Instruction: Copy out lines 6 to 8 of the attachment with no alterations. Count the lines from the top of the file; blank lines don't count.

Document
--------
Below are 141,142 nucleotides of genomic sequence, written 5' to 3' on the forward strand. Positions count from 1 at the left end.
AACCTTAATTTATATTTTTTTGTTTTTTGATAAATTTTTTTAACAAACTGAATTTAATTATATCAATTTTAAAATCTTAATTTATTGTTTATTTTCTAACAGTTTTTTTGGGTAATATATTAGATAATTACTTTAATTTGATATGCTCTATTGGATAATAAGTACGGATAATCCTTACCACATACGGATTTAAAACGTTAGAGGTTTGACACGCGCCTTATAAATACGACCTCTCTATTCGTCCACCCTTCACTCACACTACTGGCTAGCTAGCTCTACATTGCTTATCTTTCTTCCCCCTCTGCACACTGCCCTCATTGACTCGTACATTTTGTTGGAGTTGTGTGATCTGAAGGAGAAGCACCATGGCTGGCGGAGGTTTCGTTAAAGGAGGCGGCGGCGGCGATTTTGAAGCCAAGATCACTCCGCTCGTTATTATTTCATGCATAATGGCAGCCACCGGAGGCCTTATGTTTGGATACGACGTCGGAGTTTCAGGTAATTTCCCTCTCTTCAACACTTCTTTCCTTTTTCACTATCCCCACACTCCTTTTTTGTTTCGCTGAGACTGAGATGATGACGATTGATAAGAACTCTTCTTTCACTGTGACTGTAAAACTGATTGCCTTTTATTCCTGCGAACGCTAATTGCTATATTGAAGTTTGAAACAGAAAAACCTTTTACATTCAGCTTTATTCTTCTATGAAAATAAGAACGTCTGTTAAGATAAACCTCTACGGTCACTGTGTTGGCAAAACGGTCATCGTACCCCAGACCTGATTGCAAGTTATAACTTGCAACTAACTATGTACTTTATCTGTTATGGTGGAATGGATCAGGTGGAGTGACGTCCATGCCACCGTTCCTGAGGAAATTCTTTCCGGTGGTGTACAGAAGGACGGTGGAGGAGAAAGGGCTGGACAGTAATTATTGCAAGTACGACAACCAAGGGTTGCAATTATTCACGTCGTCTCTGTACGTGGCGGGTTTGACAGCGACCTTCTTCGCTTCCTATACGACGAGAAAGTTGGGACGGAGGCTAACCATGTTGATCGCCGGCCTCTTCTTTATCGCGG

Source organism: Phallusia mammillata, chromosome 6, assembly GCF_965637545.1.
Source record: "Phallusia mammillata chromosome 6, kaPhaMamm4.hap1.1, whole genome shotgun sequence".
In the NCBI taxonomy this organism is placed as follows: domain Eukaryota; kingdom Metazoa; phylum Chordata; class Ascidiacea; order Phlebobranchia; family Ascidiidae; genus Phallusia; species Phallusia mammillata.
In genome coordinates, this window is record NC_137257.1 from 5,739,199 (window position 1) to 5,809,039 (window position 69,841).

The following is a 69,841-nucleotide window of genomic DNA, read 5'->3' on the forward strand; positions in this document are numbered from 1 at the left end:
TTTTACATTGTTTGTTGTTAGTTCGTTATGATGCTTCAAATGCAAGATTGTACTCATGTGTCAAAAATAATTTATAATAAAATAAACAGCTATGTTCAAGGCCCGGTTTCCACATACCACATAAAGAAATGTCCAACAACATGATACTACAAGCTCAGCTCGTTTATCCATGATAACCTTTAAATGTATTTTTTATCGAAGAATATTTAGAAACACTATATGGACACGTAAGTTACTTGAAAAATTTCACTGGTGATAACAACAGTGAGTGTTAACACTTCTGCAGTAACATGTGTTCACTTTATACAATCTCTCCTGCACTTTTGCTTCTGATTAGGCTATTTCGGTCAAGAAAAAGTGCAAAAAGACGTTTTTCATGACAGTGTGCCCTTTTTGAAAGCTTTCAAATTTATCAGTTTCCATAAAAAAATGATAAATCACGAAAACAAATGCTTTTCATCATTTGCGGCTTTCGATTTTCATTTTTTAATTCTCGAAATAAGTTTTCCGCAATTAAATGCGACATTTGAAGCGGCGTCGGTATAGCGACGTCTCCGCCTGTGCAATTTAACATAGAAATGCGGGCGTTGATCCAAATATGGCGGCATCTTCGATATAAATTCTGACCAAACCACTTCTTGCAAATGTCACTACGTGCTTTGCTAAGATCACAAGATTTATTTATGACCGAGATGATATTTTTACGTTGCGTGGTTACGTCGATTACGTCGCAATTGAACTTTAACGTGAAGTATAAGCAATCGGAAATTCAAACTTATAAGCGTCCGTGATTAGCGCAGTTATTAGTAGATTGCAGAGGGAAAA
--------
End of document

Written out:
In genome coordinates, this window is record NC_137257.1 from 5,739,199 (window position 1) to 5,809,039 (window position 69,841).

The following is a 69,841-nucleotide window of genomic DNA, read 5'->3' on the forward strand; positions in this document are numbered from 1 at the left end:
TTTTACATTGTTTGTTGTTAGTTCGTTATGATGCTTCAAATGCAAGATTGTACTCATGTGTCAAAAATAATTTATAATAAAATAAACAGCTATGTTCAAGGCCCGGTTTCCACATACCACATAAAGAAATGTCCAACAACATGATACTACAAGCTCAGCTCGTTTATCCATGATAACCTTTAAATGTATTTTTTATCGAAGAATATTTAGAAACACTATATGGACACGTAAGTTACTTGAAAAATTTCACTGGTGATAACAACAGTGAGTGTTAACACTTCTGCAGTAACATGTGTTCACTTTATACAATCTCTCCTGCACTTTTGCTTCTGATTAGGCTATTTCGGTCAAGAAAAAGTGCAAAAAGACGTTTTTCATGACAGTGTGCCCTTTTTGAAAGCTTTCAAATTTATCAGTTTCCATAAAAAAATGATAAATCACGAAAACAAATGCTTTTCATCATTTGCGGCTTTCGATTTTCATTTTTTAATTCTCGAAATAAGTTTTCCGCAATTAAATGCGACATTTGAAGCGGCGTCGGTATAGCGACGTCTCCGCCTGTGCAATTTAACATAGAAATGCGGGCGTTGATCCAAATATGGCGGCATCTTCGATATAAATTCTGACCAAACCACTTCTTGCAAATGTCACTACGTGCTTTGCTAAGATCACAAGATTTATTTATGACCGAGATGATATTTTTACGTTGCGTGGTTACGTCGATTACGTCGCAATTGAACTTTAACGTGAAGTATAAGCAATCGGAAATTCAAACTTATAAGCGTCCGTGATTAGCGCAGTTATTAGTAGATTGCAGAGGGAAAA